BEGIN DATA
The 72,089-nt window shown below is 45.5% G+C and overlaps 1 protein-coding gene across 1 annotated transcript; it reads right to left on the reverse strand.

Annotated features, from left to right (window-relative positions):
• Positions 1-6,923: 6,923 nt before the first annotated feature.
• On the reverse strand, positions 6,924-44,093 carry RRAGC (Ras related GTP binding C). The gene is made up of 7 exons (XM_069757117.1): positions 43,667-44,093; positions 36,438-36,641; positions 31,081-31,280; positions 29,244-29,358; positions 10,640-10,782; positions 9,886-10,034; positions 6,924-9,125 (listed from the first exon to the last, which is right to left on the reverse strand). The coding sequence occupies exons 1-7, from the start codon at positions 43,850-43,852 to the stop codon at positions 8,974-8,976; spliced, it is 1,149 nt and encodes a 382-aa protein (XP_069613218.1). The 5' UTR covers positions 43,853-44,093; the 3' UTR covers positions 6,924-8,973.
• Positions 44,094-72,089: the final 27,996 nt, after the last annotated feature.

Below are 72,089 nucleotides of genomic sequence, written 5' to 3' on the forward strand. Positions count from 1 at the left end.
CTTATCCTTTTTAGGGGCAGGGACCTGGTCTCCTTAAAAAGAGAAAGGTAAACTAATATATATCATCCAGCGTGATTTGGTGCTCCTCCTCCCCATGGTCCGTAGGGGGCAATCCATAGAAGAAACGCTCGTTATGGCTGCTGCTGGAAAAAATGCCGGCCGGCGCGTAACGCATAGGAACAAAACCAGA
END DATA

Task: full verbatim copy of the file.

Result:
The 72,089-nt window shown below is 45.5% G+C and overlaps 1 protein-coding gene across 1 annotated transcript; it reads right to left on the reverse strand.

Annotated features, from left to right (window-relative positions):
• Positions 1-6,923: 6,923 nt before the first annotated feature.
• On the reverse strand, positions 6,924-44,093 carry RRAGC (Ras related GTP binding C). The gene is made up of 7 exons (XM_069757117.1): positions 43,667-44,093; positions 36,438-36,641; positions 31,081-31,280; positions 29,244-29,358; positions 10,640-10,782; positions 9,886-10,034; positions 6,924-9,125 (listed from the first exon to the last, which is right to left on the reverse strand). The coding sequence occupies exons 1-7, from the start codon at positions 43,850-43,852 to the stop codon at positions 8,974-8,976; spliced, it is 1,149 nt and encodes a 382-aa protein (XP_069613218.1). The 5' UTR covers positions 43,853-44,093; the 3' UTR covers positions 6,924-8,973.
• Positions 44,094-72,089: the final 27,996 nt, after the last annotated feature.

Below are 72,089 nucleotides of genomic sequence, written 5' to 3' on the forward strand. Positions count from 1 at the left end.
CTTATCCTTTTTAGGGGCAGGGACCTGGTCTCCTTAAAAAGAGAAAGGTAAACTAATATATATCATCCAGCGTGATTTGGTGCTCCTCCTCCCCATGGTCCGTAGGGGGCAATCCATAGAAGAAACGCTCGTTATGGCTGCTGCTGGAAAAAATGCCGGCCGGCGCGTAACGCATAGGAACAAAACCAGA